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New York Taxability of Shipping and Delivery Charges

  • May 21, 2012 | Susan McLain

The New York State Department of Taxation and Finance has released Tax Bulletin ST-838 (TB-ST-838) regarding the taxability of shipping and delivery charges.

According to the bulletin, “…charges for shipping or delivery that a seller includes on its bill are taxable if the product or service that is being shipped or delivered is taxable.  The terms shipping and delivery also include charges identified by terms such as transportation, handling, or postage.”

Example: A customer purchases a clothes dryer (including a service contract) from a major department store chain that has its own delivery vehicles. The department store delivers the appliance to the customer’s home and charges $20.00 for delivery. The store issues the following bill to the customer:

Appliance                               $499.95

Service contract                        30.00

Delivery charge                         20.00

Total (before sales tax)       $549.95

Sales tax must be computed on the total charge of $549.95.

Example: A customer purchases a table and chairs from a custom furniture maker and requests that the items be delivered. The furniture maker contracts with a common carrier to transport the furniture to the customer’s home. The furniture maker issues the following bill to the customer:

Table and chairs                              $3,500.00

Transportation                                      250.00

Total (before sales tax)                  $3,750.00

Sales tax must be computed on the total charge of $3,750.00.

Example: A contractor purchases lumber from a broker. The contract provides that the lumber will be drop-shipped from a producer’s mill in Washington to the job site in New York and prepaid transportation charges will be included. The broker issues the following bill to the customer:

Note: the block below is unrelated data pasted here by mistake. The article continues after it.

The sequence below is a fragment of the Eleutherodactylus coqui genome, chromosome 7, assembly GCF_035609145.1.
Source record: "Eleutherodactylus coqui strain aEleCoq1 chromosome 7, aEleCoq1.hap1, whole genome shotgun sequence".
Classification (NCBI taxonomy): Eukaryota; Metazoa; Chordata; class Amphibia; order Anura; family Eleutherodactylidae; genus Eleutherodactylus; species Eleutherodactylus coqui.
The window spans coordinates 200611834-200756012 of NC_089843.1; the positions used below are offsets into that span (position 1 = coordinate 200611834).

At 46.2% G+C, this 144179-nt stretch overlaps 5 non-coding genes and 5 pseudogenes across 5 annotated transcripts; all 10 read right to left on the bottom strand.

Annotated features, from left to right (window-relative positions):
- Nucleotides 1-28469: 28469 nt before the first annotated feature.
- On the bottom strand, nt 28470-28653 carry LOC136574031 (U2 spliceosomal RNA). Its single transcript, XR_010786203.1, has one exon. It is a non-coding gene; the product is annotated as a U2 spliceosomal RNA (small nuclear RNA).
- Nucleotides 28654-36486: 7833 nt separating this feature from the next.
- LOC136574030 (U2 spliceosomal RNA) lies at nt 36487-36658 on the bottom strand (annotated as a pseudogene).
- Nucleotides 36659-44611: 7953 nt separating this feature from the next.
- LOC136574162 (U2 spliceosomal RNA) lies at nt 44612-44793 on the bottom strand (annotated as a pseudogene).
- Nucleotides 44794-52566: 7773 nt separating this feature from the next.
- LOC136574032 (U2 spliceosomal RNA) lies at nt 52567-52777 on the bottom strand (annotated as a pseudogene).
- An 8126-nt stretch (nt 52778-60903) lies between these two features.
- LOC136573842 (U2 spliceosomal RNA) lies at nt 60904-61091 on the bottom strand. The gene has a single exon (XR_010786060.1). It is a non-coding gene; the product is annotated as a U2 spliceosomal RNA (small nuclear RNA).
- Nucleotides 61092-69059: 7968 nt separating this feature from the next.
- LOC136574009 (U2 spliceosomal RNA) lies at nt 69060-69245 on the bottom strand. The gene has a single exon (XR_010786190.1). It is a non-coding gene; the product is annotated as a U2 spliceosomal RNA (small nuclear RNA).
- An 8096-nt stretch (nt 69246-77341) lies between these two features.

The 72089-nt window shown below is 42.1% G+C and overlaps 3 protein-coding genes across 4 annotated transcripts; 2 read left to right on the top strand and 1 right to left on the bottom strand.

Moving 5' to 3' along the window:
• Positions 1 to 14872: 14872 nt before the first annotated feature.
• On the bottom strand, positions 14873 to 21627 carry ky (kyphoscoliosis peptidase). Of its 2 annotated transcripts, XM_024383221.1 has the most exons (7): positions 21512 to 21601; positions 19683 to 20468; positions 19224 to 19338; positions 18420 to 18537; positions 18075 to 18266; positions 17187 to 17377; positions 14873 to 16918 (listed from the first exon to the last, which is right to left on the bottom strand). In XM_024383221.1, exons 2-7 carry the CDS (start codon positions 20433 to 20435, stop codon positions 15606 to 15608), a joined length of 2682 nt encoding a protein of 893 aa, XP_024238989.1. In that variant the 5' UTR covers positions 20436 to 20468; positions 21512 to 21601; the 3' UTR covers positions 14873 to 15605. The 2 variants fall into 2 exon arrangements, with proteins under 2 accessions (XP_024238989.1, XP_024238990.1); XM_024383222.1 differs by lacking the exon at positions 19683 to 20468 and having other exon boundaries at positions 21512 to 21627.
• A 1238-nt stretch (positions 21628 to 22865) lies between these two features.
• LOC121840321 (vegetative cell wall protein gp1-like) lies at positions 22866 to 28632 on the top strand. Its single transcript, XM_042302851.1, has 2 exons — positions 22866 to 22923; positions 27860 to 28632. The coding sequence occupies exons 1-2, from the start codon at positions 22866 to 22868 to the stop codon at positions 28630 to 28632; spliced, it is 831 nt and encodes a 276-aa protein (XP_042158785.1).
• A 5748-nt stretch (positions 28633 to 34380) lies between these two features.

1000 board feet of 2x4's                $400.00

Prepaid freight                                   100.00

Total (before sales tax)                  $500.00

Sales tax must be computed on the total charge of $500.00.

Example: A person in Albany sends his watch to a jeweler in New York City to be repaired. After being repaired, the watch is shipped back to Albany. The jeweler’s bill lists the charge for the repair service and also a charge for shipping. Sales tax is due on the total amount paid for the taxable repair service, including the shipping charge.

If a customer arranges for their own transportation such as paying a third party independently to pick up and deliver the items, then transportation alone is not taxable.

Taxable and nontaxable charges

When sales include both taxable and nontaxable charges, it depends on how the invoice is written up. If the invoice has a single charge on the bill, then “…the entire bill is taxable, including any shipping or delivery charges.”

However, if the items are listed separately on the bill, sales tax is not collected on the non-taxable items but if “…only one charge for shipping or delivery is listed on the bill, the entire delivery charge is treated as part of the taxable portion of the bill.” If the shipping and delivery charges are allocated to each item on the invoice, “…then only the shipping or delivery charge allocated to the taxable products on the bill is taxable.”

Nontaxable products or services

For nontaxable products or services, the bulletin states that “…any charge to the customer for shipping or delivery is also not taxable.”

Learn more of the details by reading Tax Bulletin ST-838 (TB-ST-838).

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Sales tax rates, rules, and regulations change frequently. Although we hope you'll find this information helpful, this blog is for informational purposes only and does not provide legal or tax advice.
Avalara Author
Susan McLain
Avalara Author Susan McLain
Susan McLain began her career as a technical writer in technology industries such as satellite networking and medical devices. Her skills encompass technical and marketing writing, usability engineering, verification and validation testing and protocol writing, requirements development, business analysis, technical illustration/graphic design and marketing. She has owned her own business providing service to small to medium sized business and in other positions, she has been in project management, documentation and marketing. She is currently the content specialist for Avalara helping to “make sales tax less taxing.”